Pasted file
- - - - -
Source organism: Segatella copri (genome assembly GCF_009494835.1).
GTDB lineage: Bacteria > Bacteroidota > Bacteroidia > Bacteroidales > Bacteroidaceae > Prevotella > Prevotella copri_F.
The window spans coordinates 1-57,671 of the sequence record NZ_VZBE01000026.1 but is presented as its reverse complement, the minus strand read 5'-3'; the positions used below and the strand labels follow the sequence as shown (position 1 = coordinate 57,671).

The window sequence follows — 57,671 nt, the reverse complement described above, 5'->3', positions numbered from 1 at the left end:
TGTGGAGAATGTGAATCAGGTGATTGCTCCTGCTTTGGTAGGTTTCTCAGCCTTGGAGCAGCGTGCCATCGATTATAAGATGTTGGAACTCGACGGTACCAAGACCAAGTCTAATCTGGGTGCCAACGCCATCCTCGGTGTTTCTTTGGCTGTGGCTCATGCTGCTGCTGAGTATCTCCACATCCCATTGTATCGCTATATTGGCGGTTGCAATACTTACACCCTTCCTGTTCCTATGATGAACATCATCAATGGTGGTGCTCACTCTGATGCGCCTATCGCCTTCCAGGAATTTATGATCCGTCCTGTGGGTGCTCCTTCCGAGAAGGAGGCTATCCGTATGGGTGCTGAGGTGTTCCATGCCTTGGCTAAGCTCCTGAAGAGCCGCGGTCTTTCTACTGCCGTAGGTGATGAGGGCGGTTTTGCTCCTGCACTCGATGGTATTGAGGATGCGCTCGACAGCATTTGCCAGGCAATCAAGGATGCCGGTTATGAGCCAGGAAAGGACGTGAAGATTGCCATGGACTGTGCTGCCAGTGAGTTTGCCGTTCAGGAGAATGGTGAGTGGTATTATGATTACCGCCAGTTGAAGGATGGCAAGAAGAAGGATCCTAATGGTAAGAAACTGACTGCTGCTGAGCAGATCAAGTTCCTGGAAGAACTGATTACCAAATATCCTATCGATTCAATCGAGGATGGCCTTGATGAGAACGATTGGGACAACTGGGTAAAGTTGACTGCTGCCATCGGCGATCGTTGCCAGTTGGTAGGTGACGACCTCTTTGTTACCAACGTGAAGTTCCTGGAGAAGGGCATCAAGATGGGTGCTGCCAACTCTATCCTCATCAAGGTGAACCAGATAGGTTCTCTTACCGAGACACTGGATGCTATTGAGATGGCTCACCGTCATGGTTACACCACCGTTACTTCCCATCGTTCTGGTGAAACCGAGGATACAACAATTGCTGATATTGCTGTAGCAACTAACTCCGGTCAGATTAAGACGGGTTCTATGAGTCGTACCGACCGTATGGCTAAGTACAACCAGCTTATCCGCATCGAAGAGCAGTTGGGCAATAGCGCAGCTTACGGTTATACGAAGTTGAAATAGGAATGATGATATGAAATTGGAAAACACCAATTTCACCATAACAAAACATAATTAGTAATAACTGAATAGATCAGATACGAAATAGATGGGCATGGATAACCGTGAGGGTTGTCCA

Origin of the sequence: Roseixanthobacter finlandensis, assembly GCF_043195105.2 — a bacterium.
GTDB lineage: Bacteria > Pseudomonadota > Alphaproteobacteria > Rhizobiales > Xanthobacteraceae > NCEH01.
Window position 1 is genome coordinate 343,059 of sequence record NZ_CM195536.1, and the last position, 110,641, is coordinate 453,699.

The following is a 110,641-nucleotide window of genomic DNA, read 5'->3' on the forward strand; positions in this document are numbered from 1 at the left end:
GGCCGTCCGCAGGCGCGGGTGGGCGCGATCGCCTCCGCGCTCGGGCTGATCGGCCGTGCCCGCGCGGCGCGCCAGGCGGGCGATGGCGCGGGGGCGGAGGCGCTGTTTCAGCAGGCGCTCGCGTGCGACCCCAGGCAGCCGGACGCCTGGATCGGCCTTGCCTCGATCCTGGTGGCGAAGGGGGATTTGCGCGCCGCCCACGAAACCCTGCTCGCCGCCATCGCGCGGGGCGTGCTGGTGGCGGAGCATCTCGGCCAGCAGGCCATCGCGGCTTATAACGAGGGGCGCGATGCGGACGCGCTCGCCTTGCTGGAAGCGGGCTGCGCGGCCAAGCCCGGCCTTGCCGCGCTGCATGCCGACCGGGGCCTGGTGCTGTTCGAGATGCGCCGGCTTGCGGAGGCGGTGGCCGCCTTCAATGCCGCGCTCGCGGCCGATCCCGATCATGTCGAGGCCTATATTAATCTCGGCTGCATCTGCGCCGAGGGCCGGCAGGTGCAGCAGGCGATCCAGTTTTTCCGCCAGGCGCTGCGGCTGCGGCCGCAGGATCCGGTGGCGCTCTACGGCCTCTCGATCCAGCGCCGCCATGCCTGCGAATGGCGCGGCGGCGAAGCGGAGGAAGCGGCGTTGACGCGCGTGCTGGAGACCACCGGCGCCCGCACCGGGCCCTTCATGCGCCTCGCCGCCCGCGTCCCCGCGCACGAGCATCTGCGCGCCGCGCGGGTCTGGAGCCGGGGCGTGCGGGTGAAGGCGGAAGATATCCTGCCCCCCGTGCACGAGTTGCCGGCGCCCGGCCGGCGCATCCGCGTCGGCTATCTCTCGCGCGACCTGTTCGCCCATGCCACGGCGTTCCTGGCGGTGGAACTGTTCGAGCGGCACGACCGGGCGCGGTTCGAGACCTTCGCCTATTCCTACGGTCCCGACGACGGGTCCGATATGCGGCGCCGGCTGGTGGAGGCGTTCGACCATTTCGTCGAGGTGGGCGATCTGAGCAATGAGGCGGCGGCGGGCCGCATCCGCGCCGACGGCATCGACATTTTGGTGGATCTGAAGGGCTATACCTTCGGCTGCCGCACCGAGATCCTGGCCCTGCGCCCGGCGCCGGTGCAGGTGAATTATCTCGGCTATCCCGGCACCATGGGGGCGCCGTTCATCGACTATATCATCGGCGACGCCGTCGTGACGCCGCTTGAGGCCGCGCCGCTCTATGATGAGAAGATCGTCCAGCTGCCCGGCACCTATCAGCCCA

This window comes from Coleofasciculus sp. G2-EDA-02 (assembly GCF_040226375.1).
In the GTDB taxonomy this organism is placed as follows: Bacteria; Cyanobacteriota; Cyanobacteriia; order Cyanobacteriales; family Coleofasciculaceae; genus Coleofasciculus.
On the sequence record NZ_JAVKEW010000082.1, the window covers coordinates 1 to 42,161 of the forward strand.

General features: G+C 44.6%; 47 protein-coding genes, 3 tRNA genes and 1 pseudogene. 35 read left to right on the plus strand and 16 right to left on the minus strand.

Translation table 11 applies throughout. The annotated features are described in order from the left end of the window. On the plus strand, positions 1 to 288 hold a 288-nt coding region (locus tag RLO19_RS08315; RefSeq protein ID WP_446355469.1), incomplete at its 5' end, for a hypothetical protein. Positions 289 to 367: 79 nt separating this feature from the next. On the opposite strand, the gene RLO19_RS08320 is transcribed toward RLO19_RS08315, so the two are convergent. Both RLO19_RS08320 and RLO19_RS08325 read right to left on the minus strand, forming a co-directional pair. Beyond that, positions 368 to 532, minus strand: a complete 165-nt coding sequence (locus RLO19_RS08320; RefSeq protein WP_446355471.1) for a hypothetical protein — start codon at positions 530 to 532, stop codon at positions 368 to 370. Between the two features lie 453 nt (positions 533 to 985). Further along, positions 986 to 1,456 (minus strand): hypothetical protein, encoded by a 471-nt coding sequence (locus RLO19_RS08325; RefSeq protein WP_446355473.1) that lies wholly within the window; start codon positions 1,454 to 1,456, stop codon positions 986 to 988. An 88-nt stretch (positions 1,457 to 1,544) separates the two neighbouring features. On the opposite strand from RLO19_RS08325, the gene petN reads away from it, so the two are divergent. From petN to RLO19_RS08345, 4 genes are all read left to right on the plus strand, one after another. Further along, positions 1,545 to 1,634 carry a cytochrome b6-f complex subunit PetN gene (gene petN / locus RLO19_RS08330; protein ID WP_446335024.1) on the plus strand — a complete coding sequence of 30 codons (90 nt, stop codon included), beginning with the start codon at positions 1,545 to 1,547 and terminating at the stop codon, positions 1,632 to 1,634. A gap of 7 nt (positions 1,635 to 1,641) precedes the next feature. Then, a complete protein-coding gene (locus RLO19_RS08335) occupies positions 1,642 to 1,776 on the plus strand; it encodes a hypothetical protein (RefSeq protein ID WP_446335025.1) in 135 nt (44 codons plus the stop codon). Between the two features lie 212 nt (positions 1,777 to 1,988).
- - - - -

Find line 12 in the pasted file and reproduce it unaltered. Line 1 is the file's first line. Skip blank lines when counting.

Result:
In the GTDB taxonomy this organism is placed as follows: Bacteria; Cyanobacteriota; Cyanobacteriia; order Cyanobacteriales; family Coleofasciculaceae; genus Coleofasciculus.